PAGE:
A to Z – Time Management Made Simple
If you’re anything like most people, you’ve often found yourself thinking that you’d like to do more, be more, and get rewarded more often.
There is no shortcut to success except for hard work. To be more productive and live in an organized way, see these Golden Rules of productive time planning, the A to Z guide of the best time management tips that will help you get closer to your career and life goals.
Nobody is capable of achieving all by themselves. Having an efficient team to back you up is paramount to achieving success.
Assign tasks to people who are capable of implementing them efficiently, taking into account their particular abilities. This way you’re able to take some weight off your shoulders and focus on projects that pay off in the long term.
It’s a no-brainer that distractions such as checking social media or reading the latest news are your number one enemies when it comes to efficient time management.
Use website blockers like SelfControl application to block distracting websites for a period of time and complete your tasks faster. Here’s a list of helpful browser extensions that help to beat procrastination and get work done faster.
Tip: Consider scheduling your social media hours into your calendar and spend no more than 2 hours per day on social media, reading online news and shopping.
Calendar and task lists are the oldest and probably still the best methods for remembering all the upcoming duties.
An insightful calendar is irreplaceable when it comes to scheduling your daily tasks. We recently came across a cool website notion.so that is pretty much an empowered version of Evernote. Make sure to check it out!
Deadlines are the alpha and omega of time management. If you haven’t yet done that, set a time limit for each task you need to accomplish by the end of this week.
This way, you avoid lagging in task accomplishment and motivate yourself to work harder. If you have a deadline for a large project, break it up into smaller chunks of time in order to drive yourself through various project steps.
If one short deadline gets crossed, take the time to reevaluate your entire project timeline.
Pro time management tip: Set short deadlines of 60-90 minutes for any particular task. After the time’s up, this task must be completed. Do not spend any more time on implementing or reviewing it. This helps you avoid procrastination and focus on the task at hand.
Just think about it– if you wake up an hour earlier each workday, you’ll get 5 extra hours per week to conquer your goals.
Another great thing about working in the morning is that it’s most likely the most productive time of your day. Start your day by executing the most unpleasant and demanding task is your to-do list.
As Brian Tracy put it – eat that frog. What he meant is that whenever we complete the most troublesome task first, other activities will seem pleasant and agreeable compared to it.
File the agenda
Whether you’re going to lunch with a future partner or meeting up with your co-workers, the key to an efficient encounter is setting an agenda of topics you plan to discuss. This way, you’re less likely to get carried away with irrelevant issues.
Create a natural flow of discussion that covers all the important issues you wish to examine. Apply the same technique to all daily activities – establish a clear vision of how you’re going to achieve a task or spend your evening.
Goals, goals, goals…
You wouldn’t go on a journey without a destination, would you? Without a clear goal, your journey, as well as your team’s work, is highly inefficient.
Ask yourself what it is that you wish to accomplish and set clear objectives and goals to arrange outcomes you’ve been anticipating. Set one big goal and divide it into smaller ones – a great way to increase motivation and the feeling of fulfillment after finishing another task in line.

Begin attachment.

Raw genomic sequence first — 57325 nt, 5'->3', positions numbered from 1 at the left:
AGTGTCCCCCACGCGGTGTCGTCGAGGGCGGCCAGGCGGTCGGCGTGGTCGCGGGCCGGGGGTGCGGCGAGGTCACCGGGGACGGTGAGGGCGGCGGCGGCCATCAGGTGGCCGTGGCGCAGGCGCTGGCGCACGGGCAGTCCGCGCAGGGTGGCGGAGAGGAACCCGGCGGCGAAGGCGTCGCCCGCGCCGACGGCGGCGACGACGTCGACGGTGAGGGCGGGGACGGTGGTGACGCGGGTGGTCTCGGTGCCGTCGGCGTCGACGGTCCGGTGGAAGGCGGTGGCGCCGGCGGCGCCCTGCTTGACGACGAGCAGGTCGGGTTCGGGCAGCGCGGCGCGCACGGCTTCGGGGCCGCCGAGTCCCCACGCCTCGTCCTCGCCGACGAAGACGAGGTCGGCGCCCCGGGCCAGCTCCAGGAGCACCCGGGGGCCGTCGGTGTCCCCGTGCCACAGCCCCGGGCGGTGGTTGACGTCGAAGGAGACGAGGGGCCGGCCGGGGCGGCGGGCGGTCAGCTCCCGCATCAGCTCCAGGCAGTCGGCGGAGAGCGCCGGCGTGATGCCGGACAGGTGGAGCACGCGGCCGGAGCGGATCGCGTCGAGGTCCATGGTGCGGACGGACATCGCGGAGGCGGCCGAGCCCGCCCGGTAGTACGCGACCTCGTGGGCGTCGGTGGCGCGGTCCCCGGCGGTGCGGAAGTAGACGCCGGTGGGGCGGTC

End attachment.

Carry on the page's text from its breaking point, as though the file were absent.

These keywords define SMART goals: specific, measurable, achievable, results-focused, and time-bound.
Have regular evaluations
A good way to perceive the performance efficiency is to evaluate frequently your achievements.
Monitor not only weekly and monthly results but also long-term objectives. And in addition to vocational and financial success also measure your personal growth.
Use the perspectives of David Allen’s Six level model for reviewing your achievements:
50,000 + feet: life (why do you exist?)
40,000 feet: 3-5 year vision
30,000 feet: 1-2 year personal goals
20,000 feet: areas of responsibility, work, relationships
10,000 feet: last month’s projects
Runway: Current actions, today’s focus
If a task you’ve been working on returns poor results, you should consider reevaluating the entire workflow. Or abandon it for good.
A widely made mistake is to continue implementing a failing plan just because you have already spent a tremendous amount of time on it.
Human psychology is highly inefficient in recognizing a sunk cost and moving on to a more favorable way of achieving a goal. The more time you continue implementing a failing task, the more time you’ll lose.
Think about the alternative cost of every task – what else could be done with the same amount of time? If there are alternative activities that return higher results, you should probably spend your time working on those projects instead.
Jog the memory
No matter how much you trust your memory and other people’s judgment, it is wise to frequently highlight upcoming deadlines and recall the goals of all your ongoing projects.
Before you start to work on a task or project with a larger team, ensure that everybody is on the same page with you. Include reminders to your time management routine that help you remember meetings and important tasks or notice when any deadlines are close to becoming overdue.
To effectively organize your time, you have to recognize your strong and weak spots and construct a time management program that suits you the best. For example, if you’re most productive during the evening hours, stay up longer and wake up later in the morning.
If you’re leading a company, it is of utmost importance that you also understand the strengths and weaknesses of your team. Take time to meet with managers and employees at least once a week and discuss your ideas and recent achievements.
This enables you to get a quick overview without the need for meeting every single team member. The next time you need to assign tasks, you’re able to rely on the knowledge of people’s strengths. Furthermore, if someone is struggling with a complicated task, you might be able to find the solution together.
Learn 6 Science-proven techniques to increase productivity at work.
Learn to be patient
There are tasks that can be completed within a day or two and there are assignments that require continuous effort for weeks.